By Quentin Choy
March 9, 2021
Watching The Lion, The Witch, and the Wardrobe for the first time was an awesome experience. Having only seen little clips of the movie which played on Disney Channel when I was a kid, I felt I was in a more mature stage of life to fully understand the movie.
The metaphor crafted by C.S. Lewis to show the sacrifice of Jesus in the form of Aslan was enlightening to me, even though I am well aware of the story of Jesus’ death and resurrection. Seeing Aslan’s sacrifice to the White Witch over Edmund’s betrayal was moving, knowing that I am Edmund and that I should pay the price at the round table rather than Aslan.
Aslan’s melancholy walk through the forest to be killed by the White Witch filled me with a sense of dread, knowing that he was sacrificing his life for the good of all of Narnia, which represents mankind in a fallen world. Seeing Lucy and Susan weep over Aslan’s body and stand amazed at his glowing, resurrected self was a direct parallel to the women seeing the empty tomb after Jesus came back to life.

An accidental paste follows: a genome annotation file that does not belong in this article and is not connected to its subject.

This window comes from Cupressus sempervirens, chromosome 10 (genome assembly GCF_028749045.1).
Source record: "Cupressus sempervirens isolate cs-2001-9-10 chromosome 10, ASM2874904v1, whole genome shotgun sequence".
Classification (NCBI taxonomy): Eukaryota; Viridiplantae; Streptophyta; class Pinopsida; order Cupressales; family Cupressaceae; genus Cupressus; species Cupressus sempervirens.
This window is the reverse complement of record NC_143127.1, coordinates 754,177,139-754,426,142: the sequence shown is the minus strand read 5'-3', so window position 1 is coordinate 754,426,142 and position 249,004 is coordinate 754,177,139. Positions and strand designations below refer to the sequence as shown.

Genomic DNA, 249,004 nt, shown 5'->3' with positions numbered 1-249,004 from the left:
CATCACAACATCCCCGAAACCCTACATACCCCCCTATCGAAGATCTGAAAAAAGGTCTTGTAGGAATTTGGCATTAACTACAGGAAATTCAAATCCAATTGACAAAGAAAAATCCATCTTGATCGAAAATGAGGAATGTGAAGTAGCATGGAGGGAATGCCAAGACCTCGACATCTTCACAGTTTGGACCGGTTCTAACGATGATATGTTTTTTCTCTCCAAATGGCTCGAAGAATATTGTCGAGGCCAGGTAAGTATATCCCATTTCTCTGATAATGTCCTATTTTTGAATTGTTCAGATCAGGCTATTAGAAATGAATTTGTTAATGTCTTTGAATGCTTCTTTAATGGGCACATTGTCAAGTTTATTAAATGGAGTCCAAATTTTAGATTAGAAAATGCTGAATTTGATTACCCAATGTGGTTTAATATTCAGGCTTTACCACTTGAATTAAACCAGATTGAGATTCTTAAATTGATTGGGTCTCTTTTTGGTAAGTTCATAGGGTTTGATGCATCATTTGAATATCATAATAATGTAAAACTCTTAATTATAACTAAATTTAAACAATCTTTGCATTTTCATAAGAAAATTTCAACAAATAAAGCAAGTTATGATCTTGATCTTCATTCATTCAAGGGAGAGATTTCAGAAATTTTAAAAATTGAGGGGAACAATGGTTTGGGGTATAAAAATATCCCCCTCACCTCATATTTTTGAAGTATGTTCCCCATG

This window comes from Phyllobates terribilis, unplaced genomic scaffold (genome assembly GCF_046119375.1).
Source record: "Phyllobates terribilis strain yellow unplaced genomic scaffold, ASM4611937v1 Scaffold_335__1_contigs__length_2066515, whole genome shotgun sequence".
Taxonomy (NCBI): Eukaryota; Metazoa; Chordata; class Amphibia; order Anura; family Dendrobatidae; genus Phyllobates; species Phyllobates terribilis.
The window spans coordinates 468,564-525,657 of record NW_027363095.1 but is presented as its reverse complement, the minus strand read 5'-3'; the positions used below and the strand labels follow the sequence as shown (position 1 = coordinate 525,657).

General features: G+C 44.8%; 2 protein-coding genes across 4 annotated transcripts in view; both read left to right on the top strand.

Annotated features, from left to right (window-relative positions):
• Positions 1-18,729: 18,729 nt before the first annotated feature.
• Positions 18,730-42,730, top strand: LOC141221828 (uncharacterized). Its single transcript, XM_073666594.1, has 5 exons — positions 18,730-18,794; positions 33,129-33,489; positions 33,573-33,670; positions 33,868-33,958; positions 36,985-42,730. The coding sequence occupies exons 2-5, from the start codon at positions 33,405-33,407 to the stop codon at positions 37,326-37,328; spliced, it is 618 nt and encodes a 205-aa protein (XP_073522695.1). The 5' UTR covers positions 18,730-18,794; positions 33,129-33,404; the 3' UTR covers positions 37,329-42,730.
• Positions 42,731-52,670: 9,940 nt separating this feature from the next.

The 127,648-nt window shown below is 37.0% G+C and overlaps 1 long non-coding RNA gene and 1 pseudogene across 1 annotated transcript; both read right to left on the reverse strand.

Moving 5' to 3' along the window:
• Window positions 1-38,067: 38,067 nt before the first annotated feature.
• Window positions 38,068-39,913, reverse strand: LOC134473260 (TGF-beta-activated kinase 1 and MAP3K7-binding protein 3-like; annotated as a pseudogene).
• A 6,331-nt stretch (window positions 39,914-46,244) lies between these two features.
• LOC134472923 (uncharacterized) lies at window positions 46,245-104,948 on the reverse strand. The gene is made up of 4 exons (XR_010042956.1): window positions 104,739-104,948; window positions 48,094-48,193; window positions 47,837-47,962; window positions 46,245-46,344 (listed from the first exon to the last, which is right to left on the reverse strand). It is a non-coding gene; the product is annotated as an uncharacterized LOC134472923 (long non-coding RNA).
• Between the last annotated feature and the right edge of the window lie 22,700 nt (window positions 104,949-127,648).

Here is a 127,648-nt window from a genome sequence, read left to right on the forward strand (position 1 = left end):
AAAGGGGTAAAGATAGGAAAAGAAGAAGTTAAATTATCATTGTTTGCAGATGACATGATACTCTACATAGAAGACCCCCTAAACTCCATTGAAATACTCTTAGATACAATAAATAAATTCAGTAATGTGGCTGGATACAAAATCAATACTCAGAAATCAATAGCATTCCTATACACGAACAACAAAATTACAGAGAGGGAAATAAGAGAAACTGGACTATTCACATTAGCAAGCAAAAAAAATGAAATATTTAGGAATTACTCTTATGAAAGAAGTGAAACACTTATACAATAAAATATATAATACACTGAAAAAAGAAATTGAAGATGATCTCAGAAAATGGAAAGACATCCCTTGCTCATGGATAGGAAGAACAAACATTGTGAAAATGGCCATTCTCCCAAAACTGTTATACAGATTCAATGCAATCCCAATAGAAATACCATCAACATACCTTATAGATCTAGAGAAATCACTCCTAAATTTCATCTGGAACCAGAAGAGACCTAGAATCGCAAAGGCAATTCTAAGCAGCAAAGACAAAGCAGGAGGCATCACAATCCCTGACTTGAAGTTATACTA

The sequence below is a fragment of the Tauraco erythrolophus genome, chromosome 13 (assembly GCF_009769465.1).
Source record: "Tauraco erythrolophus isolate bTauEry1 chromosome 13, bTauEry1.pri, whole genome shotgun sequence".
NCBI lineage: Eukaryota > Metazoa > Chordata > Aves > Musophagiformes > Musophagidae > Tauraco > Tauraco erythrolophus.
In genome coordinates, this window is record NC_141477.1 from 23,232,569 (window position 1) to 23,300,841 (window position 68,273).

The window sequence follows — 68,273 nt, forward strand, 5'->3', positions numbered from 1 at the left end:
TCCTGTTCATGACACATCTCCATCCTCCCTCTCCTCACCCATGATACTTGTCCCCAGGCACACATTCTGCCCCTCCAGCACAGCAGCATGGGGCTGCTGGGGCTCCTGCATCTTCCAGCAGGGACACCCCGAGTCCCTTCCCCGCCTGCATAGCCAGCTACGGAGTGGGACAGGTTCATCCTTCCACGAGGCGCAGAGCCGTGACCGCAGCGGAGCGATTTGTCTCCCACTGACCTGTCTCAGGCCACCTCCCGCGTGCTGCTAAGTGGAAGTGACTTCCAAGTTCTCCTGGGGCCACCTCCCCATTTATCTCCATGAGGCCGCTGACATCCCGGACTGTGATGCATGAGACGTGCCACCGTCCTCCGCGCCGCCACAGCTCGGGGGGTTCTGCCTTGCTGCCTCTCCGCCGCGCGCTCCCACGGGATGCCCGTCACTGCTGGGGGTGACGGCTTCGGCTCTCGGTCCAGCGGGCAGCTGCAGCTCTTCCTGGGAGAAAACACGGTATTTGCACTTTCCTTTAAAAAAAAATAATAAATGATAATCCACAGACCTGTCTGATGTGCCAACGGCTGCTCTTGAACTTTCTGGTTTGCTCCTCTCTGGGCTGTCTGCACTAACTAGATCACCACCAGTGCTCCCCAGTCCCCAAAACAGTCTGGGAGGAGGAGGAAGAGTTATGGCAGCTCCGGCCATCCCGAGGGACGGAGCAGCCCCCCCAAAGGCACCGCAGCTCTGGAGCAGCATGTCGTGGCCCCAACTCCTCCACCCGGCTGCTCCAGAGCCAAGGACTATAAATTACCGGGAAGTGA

The portrayal of Aslan as a lion was a direct reference to God being called the “Lion of Judah.” I felt a sense of confusion seeing a creature as powerful as Aslan lay down on the stone table as his mane was shaved, he was mocked and scorned at by hogs, minotaurs, trolls, and other Narnian creatures before being stabbed by the Witch.
Seeing Aslan crown the Pevensie children was a great scene, showing a glimpse of what those who fight in the name of Aslan (Jesus) shall receive. It was heartbreaking to watch Aslan walk alone on the beach with Lucy holding back tears not knowing when he will return, drawing a direct parallel to Christ’s ascension.
Overall, the movie was enjoyable and moving, even though I am not a movie fan, and the movie is nowhere near recent. It reaffirmed aspects of my faith that I know but are moving when you see them portrayed in the world of Narnia. I hope to watch the other Narnia movies and to begin reading the great works by C.S. Lewis.